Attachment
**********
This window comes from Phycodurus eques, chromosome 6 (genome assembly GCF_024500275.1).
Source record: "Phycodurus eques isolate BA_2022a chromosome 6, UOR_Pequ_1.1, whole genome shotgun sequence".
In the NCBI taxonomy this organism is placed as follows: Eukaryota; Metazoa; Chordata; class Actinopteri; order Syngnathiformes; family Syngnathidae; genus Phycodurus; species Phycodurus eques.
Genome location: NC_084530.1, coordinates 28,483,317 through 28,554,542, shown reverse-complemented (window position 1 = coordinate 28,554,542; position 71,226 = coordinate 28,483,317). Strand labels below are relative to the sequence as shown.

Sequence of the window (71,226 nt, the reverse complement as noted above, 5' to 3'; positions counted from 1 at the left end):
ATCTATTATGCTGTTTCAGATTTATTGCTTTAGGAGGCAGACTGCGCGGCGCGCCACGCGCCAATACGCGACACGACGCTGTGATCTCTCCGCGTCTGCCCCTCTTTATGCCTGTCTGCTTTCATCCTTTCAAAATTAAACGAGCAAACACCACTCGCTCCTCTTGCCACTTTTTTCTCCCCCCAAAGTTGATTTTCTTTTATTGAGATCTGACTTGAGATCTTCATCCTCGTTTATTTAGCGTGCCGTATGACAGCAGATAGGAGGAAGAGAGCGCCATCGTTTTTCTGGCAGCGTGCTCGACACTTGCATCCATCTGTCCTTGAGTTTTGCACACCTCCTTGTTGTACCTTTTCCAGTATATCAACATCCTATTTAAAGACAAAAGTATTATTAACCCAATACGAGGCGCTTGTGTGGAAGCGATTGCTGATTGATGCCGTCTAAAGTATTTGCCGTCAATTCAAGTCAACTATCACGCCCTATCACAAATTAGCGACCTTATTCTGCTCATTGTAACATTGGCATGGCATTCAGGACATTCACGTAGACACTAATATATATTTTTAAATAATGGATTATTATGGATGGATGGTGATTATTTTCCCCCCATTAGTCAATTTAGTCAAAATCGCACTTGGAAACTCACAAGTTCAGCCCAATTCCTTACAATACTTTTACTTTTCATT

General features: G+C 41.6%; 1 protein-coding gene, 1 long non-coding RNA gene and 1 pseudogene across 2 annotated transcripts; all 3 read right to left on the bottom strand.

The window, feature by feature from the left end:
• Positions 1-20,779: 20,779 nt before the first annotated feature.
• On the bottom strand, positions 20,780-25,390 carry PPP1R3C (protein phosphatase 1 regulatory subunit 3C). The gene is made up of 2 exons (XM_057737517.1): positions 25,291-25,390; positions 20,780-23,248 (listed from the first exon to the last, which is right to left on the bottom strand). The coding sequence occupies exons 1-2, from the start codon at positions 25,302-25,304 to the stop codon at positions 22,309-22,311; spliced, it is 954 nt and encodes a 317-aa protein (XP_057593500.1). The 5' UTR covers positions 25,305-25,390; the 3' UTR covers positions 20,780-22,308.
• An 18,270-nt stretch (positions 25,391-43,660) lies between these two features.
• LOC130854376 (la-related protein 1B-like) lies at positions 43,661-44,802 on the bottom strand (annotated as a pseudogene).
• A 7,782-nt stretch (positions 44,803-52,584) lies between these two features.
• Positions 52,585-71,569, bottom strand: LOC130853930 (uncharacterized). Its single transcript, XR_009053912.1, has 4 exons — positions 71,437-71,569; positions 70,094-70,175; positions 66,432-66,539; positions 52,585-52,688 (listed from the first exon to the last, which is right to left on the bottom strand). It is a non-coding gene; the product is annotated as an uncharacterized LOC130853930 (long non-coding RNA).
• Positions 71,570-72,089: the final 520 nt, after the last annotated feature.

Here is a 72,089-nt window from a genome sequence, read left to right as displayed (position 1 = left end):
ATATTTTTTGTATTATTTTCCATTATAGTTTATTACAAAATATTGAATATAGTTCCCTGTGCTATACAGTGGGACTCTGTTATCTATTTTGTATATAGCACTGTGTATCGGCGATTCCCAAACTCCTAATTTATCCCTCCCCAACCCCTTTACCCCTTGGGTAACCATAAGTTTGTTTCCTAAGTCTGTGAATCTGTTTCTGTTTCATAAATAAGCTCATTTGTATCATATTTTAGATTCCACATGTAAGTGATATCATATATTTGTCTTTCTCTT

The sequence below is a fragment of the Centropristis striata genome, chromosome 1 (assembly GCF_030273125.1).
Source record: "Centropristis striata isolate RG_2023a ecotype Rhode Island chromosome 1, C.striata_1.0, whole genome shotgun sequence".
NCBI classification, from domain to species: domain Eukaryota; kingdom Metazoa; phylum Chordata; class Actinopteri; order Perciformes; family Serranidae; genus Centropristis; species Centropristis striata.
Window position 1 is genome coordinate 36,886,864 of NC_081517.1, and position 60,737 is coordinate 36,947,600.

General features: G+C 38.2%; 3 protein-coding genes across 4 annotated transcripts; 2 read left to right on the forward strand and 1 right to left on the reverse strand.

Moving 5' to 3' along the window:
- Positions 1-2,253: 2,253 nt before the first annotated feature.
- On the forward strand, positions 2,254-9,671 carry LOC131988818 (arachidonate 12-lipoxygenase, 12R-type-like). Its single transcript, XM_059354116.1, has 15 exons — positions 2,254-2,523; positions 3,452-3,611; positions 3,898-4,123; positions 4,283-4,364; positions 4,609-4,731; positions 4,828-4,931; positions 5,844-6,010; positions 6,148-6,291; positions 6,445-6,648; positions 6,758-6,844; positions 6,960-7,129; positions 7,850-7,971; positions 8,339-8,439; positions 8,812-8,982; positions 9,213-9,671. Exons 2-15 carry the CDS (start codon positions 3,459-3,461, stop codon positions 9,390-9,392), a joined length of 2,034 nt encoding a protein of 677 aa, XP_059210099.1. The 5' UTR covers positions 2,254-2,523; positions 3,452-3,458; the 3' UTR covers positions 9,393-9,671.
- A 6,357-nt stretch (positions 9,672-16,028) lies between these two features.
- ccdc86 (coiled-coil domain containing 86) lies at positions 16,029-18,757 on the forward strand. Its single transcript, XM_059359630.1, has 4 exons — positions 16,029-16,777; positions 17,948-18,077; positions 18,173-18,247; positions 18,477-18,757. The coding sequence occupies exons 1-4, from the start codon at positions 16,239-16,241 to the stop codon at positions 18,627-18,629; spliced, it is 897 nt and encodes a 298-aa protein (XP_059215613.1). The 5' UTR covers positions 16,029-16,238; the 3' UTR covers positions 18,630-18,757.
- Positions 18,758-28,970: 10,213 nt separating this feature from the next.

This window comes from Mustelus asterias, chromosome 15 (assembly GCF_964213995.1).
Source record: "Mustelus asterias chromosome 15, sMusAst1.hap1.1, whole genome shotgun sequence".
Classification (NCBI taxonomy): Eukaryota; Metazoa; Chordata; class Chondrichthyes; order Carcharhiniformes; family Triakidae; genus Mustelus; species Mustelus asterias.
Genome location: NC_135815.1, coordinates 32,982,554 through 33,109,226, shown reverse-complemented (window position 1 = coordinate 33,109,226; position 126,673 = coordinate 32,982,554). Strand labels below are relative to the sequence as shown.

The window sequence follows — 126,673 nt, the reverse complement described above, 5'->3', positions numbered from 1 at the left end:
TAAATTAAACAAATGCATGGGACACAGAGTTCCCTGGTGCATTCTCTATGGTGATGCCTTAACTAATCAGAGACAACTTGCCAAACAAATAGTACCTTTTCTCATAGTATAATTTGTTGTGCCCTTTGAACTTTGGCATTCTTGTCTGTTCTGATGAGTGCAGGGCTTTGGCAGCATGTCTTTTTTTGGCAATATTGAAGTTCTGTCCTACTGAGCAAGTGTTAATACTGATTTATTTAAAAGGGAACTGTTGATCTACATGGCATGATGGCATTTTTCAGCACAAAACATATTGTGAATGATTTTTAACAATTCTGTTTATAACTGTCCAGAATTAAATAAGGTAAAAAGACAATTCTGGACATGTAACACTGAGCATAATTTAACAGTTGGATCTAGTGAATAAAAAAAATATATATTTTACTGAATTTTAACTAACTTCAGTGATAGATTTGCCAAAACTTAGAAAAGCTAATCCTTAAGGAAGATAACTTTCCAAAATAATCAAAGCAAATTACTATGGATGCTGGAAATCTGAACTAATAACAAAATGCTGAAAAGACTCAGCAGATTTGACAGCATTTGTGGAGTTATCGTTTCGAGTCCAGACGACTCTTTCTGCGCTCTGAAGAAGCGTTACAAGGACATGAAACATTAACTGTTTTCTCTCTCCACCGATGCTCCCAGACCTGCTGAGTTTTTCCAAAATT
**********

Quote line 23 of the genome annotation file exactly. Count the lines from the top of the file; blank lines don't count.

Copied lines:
Moving 5' to 3' along the window: